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How Marquise Brown Became a Good Receiver

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We all knew Marquise Brown was a weird player. Now, it seems he is a different adjective that ends with a “D”. Much to the chagrin of Browns, Bengals, and Steelers fans, the operative word is not bad; it is good.

In his first two seasons, the man known as Hollywood was one of the most inconsistent wide receivers in the NFL. Brown would often only have productive outings against divisional opponents or in the playoffs. When not in such showdowns, Brown was generally a below-average receiver. He had drop issues, particularly in 2020. Brown dropped 10.8% of his passes in the regular season, a top-10 mark in the NFL. However, the 2019 first-round selection has noticeably figured out his path to consistency in 2021.

Hands

When a receiver is good enough, their hands begin to not matter as much. This seems contradictory, but do you complain about Tyreek Hill‘s hands or Ja’Marr Chase‘s hands, two of the top receivers in drops in 2021? Brown falls into the same category. While he does have two drops this year, both against Detroit, he has been reliable in all areas of the field, so people are not focused on how well he catches the football. It was an issue in 2020, but Brown was not productive enough to overcome the issue.

Chase and Hill are not the only All-Pro caliber receivers that have had drop issues in 2021. Similarly, Deebo Samuel leads the NFL in receiving yards per game, but he also has a league-leading number of drops. Does this make Samuel worse? No, he gets open enough to overcome the drop issues.

BALTIMORE, MARYLAND – OCTOBER 11: Wide receiver Marquise Brown #5 of the Baltimore Ravens stiff arms cornerback Kenny Moore II #23 of the Indianapolis Colts during the second half at M&T Bank Stadium on October 11, 2021 in Baltimore, Maryland. (Photo by Patrick Smith/Getty Images)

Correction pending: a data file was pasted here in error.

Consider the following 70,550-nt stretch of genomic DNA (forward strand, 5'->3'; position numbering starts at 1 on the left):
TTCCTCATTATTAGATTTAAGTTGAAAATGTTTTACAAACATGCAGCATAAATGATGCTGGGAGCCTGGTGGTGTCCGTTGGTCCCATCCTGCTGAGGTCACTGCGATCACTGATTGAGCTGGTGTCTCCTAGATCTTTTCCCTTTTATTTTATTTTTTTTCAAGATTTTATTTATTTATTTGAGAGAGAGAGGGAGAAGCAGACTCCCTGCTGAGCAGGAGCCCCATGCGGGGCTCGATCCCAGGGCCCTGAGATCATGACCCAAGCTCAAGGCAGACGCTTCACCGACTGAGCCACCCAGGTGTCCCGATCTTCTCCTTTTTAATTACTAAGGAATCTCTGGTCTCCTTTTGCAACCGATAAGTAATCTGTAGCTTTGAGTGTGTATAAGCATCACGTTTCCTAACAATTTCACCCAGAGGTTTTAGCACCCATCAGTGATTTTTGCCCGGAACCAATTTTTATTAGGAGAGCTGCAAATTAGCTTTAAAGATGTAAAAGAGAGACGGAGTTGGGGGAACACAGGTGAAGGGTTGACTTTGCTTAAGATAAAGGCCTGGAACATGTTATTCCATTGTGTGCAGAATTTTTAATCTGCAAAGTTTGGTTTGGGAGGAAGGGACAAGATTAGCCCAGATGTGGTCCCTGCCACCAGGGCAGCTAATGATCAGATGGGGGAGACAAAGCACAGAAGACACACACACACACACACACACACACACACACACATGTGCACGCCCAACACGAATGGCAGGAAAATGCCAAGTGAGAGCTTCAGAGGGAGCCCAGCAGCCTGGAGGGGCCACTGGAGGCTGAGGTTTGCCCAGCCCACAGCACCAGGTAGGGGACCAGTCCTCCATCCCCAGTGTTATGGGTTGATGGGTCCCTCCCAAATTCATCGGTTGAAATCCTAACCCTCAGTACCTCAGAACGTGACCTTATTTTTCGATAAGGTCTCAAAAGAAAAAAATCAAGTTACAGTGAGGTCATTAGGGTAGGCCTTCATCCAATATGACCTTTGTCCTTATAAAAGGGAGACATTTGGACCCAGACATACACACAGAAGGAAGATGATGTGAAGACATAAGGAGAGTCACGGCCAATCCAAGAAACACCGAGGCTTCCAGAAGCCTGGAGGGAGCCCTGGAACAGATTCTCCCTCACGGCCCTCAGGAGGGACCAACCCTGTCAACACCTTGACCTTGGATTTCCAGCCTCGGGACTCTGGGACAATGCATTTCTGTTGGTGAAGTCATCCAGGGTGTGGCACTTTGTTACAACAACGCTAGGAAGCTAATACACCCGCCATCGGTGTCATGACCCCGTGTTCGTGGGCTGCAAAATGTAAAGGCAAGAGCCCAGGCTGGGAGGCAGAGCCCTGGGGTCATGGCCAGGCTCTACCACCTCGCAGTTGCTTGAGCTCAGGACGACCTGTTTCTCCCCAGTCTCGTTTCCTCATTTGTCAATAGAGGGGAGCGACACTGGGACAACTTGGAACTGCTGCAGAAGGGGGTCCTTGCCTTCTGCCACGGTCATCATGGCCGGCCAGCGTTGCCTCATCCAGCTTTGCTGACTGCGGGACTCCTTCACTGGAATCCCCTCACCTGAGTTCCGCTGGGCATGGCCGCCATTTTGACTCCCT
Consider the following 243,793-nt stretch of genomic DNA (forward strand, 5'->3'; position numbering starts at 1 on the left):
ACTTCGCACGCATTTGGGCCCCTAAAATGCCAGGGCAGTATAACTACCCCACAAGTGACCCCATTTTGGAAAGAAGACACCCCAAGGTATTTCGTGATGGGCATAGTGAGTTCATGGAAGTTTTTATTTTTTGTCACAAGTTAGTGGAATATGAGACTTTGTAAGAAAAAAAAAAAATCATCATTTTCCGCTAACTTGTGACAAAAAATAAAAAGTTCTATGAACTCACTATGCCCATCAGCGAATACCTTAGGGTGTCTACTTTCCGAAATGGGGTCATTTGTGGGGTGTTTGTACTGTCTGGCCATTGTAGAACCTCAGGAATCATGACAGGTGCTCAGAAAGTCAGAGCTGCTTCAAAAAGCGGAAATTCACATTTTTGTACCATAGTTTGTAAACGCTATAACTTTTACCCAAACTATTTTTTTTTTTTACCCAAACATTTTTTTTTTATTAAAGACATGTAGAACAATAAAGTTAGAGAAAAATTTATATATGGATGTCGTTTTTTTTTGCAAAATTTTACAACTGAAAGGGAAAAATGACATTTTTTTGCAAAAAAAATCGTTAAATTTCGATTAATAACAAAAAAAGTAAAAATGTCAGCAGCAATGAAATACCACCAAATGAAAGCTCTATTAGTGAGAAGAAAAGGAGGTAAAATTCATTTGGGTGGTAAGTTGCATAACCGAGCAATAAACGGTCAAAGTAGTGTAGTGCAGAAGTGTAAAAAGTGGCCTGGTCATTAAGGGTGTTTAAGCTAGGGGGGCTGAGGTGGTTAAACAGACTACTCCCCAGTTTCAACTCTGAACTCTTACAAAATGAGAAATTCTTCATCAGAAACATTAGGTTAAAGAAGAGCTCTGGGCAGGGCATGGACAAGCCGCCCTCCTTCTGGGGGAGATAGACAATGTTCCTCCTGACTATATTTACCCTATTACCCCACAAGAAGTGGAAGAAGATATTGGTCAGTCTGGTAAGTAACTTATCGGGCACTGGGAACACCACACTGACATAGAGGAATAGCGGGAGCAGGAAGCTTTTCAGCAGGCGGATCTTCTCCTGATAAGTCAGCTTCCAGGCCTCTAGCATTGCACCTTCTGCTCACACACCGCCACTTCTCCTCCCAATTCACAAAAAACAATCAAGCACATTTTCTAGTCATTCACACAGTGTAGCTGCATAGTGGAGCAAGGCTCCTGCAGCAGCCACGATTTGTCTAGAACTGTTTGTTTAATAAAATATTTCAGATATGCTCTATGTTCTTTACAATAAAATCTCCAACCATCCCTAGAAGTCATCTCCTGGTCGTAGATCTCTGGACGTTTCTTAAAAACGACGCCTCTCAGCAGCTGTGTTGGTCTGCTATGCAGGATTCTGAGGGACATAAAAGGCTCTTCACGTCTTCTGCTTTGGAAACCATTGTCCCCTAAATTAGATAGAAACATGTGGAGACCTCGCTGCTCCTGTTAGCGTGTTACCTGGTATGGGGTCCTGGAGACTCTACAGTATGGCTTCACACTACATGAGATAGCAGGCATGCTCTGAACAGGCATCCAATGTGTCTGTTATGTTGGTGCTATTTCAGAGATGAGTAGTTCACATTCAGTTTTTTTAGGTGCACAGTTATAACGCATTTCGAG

Route Running

In his first two seasons, Hollywood Brown did not run the most diverse route tree. He was often stereotyped as a deep threat, being forced to the back burner as the Ravens utilized more short and intermediate targets. In 2021, Brown has improved dramatically as a route runner at all levels, but his deep route running has become one of the best in the NFL. Couple this with Lamar Jackson’s league-leading average depth of target, and the Ravens have a high-octane passing offense for the first time in their history. Naturally, both Jackson and Brown are huge beneficiaries of this as the Ravens rank in the top 10 in yards per pass attempt, and Brown ranks ninth in receiving yards per game entering Week 9.

The Deep Ball

While Jackson leads the NFL in average depth of target, Brown is second among wide receivers with 50 targets with a robust 16 yards of depth per target. This combination means Brown is consistently targeted down the field. While these plays are often less likely to be completed than shorter passes, it does give a boom-or-bust option in the Ravens’ offense. For example, Jackson has a fairly low completion percentage for 2021 quarterbacks, but he’s among the league leaders in yards per pass attempt.